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Kings Pull Triple-Triple

April 11, 1990|STEVE SPRINGER | TIMES STAFF WRITER

On April 10, 1982, the Kings won the memorable Miracle on Manchester game.

Tuesday, on the eighth anniversary of that event, came the Massacre on Manchester.

The Kings scored early, often and with record efficiency to whip the Calgary Flames, 12-4, before a sellout Forum crowd of 16,005, giving the Kings a three-games-to-one lead in their best-of-seven opening-round playoff series.

The 12 goals were the most the Kings had ever scored and the Flames had ever given up in a playoff game.

It also ties the Kings' all-time record for goals in any game.

Dave Taylor, Tony Granato and Tomas Sandstrom all had hat tricks, an NHL playoff record. Between them, they took only nine shots and made them all.

The enormity of the night can be illustrated by the fact that the Kings had only four previous playoff hat tricks in their entire history.

They played I Love L.A. so many times at the Forum Tuesday, it sounded like a Randy Newman concert.

The Kings' lightning attack was ignited by a pair of Flame penalties.

First, Al MacInnis was called for holding Jay Miller. Then, Ric Nattress received a double minor, for cross checking and unsportsmanlike conduct when he smacked John Tonelli after the King wing had already gone down.

Given a five-on-three advantage for a minute and 34 seconds, the Kings got off only two shots and both missed the mark.

But the Kings didn't let the opportunity totally slip away, finally scoring with a man advantage at the 6:38 mark. Todd Elik, controlling the puck behind the net, flipped it out on the left side to Taylor, who shoved it past goalie Mike Vernon's glove side just inside the right post.

Thus begun an incredible 5 minute, 17 second first-period explosion that produced four King goals on \o7 five \f7 shots.

After Elik's goal, the onslaught continued as follows:

--At 8:25, Granato scored his first goal of the night after Rob Blake, skating down the left side, appeared to get knocked off the puck by Doug Gilmour. Granato gained control and fired from the left circle. Vernon, screened by both a Flame and King, never saw the puck until it whizzed past his glove.

--At 11:06, Wayne Gretzky, coming in from the right side, passed across the middle under the glove of a diving Nattress to Sandstrom rushing the net from the left. Vernon had already come out on the right, leaving an open side for Sandstrom to smash the puck in.

That was it for Vernon, but not the Kings.

--At 11:55, with Rick Wamsley in goal, the Kings struck again. When MacInnis gave the puck away, Luc Robitaille left a drop pass for Elik in the slot. His shot was wide right, but Wamsley got a glove on it, knocking it down. That left it sitting on the ice on the right side where Dave Taylor quickly jumped on it for his second goal of the evening.

Talk about two teams heading in opposite directions. While the Kings were busy filling the net with pucks, the Flames were struggling to get a \o7 shot \f7 on goal.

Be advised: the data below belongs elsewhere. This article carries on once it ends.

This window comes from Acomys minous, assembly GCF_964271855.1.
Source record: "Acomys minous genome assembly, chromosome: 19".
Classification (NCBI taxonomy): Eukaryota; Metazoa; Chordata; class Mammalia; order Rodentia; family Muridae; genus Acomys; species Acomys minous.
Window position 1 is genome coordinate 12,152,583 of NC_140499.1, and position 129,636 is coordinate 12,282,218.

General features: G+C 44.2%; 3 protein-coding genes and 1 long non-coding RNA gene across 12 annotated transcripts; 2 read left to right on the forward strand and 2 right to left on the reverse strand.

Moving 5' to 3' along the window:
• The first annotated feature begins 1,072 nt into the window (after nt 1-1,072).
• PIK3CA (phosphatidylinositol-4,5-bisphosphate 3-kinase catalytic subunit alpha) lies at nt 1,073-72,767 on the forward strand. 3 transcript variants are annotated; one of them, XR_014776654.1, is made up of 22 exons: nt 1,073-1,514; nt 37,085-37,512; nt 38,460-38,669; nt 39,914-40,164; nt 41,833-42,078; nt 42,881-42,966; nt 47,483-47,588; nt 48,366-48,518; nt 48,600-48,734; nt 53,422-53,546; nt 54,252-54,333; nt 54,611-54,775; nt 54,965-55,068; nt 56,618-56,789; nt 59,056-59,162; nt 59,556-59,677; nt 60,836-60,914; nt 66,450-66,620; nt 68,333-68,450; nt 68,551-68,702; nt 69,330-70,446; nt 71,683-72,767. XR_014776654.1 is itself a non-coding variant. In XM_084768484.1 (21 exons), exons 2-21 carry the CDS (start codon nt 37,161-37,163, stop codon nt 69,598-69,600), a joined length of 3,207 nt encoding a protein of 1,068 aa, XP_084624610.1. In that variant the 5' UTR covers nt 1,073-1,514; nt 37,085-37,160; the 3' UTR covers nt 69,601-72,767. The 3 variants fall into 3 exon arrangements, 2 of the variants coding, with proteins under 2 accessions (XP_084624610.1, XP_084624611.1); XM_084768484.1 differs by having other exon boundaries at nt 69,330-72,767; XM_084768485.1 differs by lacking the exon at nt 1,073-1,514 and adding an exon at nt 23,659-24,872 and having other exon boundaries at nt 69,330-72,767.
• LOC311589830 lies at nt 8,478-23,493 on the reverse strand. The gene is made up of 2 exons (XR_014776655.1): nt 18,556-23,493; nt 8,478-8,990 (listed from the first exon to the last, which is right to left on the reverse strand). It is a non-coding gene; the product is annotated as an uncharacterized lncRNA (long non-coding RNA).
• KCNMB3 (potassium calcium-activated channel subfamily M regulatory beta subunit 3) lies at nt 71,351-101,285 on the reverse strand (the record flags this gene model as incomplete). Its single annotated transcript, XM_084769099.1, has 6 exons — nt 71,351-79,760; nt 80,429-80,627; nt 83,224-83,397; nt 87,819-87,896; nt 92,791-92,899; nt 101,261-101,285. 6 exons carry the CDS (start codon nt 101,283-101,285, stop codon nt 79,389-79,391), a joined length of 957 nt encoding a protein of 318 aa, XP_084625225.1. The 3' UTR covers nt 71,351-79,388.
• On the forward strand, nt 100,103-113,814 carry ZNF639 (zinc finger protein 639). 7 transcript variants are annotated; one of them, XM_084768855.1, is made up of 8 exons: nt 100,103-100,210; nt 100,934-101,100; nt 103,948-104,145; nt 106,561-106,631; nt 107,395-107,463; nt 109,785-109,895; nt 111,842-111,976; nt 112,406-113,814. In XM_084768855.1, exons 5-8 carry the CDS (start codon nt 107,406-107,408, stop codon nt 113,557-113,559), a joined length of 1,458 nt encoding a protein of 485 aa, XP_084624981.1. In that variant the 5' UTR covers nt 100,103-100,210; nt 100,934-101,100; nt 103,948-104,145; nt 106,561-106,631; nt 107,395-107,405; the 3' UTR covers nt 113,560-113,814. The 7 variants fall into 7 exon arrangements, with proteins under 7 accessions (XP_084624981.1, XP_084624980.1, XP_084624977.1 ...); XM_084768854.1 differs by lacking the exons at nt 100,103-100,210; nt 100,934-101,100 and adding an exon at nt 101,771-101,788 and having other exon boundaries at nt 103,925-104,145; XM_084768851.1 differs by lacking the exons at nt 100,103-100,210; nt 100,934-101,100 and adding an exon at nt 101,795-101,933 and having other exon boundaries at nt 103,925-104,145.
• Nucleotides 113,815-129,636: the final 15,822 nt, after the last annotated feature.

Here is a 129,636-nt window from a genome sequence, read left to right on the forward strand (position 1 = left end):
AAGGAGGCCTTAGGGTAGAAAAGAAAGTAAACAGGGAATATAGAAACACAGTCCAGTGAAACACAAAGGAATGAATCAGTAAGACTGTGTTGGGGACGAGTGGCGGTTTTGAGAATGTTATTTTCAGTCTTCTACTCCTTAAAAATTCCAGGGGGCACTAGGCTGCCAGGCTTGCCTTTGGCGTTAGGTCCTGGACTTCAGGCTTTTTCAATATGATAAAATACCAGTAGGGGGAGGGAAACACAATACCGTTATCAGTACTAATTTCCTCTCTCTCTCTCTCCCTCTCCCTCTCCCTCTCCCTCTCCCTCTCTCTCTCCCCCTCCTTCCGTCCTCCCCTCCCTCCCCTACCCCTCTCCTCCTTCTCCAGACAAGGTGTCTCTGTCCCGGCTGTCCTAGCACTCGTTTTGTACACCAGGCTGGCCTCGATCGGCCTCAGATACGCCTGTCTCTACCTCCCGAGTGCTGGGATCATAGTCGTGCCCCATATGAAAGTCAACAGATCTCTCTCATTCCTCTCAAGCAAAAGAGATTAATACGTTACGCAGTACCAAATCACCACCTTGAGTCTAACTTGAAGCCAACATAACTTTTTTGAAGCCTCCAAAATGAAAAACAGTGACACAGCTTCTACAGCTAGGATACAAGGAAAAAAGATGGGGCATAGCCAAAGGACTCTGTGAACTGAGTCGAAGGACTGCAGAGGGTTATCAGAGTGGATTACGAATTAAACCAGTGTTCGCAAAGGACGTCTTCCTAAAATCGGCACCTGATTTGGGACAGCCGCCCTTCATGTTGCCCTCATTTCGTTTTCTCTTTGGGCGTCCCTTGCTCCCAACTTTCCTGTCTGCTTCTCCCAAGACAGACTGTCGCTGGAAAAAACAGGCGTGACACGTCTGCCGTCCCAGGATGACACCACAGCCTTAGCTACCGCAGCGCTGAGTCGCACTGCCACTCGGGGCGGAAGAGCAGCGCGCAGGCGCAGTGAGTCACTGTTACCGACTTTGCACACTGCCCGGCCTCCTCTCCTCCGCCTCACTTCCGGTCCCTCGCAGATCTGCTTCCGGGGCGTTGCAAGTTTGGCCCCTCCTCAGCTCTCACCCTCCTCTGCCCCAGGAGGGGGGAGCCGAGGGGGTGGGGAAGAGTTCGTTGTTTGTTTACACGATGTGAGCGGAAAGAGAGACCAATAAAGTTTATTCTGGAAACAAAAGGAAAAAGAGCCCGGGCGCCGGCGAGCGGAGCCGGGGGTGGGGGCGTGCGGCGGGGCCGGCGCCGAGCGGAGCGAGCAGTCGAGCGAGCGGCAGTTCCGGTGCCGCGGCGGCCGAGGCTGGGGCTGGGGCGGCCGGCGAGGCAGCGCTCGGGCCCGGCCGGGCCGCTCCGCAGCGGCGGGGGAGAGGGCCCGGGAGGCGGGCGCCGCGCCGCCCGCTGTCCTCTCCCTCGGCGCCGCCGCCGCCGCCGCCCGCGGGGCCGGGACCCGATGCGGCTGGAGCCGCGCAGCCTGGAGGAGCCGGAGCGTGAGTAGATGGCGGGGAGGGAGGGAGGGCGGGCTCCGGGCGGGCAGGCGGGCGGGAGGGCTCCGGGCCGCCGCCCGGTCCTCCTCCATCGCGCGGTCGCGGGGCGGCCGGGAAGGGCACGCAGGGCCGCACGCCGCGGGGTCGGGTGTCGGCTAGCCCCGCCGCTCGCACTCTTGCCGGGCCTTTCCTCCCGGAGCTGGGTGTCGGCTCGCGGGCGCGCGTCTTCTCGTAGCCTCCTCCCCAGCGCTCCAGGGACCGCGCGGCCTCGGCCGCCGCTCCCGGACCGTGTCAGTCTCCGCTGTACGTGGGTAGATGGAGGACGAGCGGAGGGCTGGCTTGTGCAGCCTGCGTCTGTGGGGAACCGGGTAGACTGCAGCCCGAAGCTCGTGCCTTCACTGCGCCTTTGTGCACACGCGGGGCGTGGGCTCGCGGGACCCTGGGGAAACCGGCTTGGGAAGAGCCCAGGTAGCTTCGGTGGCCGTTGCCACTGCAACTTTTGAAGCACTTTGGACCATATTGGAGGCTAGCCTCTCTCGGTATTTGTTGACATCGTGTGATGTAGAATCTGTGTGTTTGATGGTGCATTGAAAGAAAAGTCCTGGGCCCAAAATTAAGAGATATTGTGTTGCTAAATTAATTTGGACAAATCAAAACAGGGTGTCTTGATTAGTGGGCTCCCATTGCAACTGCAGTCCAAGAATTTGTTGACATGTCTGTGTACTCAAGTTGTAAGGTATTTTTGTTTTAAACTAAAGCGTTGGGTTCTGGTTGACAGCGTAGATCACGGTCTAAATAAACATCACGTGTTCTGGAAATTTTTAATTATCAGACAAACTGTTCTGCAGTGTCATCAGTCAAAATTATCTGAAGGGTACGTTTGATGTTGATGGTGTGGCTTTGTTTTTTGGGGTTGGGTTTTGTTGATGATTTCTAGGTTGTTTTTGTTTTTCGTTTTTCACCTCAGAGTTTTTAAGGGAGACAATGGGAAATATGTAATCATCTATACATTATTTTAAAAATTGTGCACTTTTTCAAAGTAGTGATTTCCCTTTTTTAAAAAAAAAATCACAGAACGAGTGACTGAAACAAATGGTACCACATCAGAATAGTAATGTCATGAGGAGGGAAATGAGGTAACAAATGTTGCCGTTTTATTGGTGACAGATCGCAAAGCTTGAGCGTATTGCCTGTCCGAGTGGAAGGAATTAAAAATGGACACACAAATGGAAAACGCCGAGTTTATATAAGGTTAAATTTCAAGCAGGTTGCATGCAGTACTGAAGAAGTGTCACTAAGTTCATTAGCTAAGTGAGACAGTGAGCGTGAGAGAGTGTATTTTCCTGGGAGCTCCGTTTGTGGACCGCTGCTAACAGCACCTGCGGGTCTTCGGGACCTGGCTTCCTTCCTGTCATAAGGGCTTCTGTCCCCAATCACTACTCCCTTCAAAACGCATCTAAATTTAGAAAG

They didn't get their first until 16 minutes and four seconds had elapsed.

The Kings added three more goals-Jay Miller's first and the second of the night for both Granato and Sandstrom-to expand the lead to a 7-0.

A team losing 7-0 doesn't need any added reminders that this was not its night, but Miller's goal provided undisputable proof the puck was bouncing the Kings' way.

From behind the Calgary goal, Miller took a shot that bounced off the net. Undaunted, he shoved the puck in front. It bounced off MacInnis' skate and rolled past Wamsley.

What are you going to do?

Calgary responded with a pair of goals in the space of 22 seconds to cut the margin to 7-2. Joel Otto got the first, Paul Ranheim the second.

The Kings came right back with a goal that gave them several reasons to celebrate anew.

For one thing, it increased their lead to 8-2.

For another, it was scored by Wayne Gretzky, his first since his back injury.

But, perhaps most importantly, the goal brought more cheering from the Kings' bench because it showed that Gretzky is all the way back.

It was said that his full range of motion would be the last thing to return in his recuperation from a hyperextension of the back.

Attempting to score from the right side, Gretzky was blocked by both Nattress and Wamsley, who both struggled to push him out of position.

But Gretzky held his ice, arched his back and, without looking, shoved the puck behind him, by both Nattress and Wamsley into the goal.

That puts Gretzky in the Magic Johnson range of motion.

Todd Elik also scored for the Kings, and Theoren Fleury and Joe Nieuwendyk closed out Calgary's scoring.

Was it really only a week ago that the Kings were thought to be heading to the slaughterhouse, facing the defending Stanley Cup champions without Wayne Gretzky?

The Flames can take solace from the fact that the series is not over yet.

But the only thing that gave them solace Tuesday night was knowing that Game Four was finally over.

* STANLEY CUP ROUNDUP: C5

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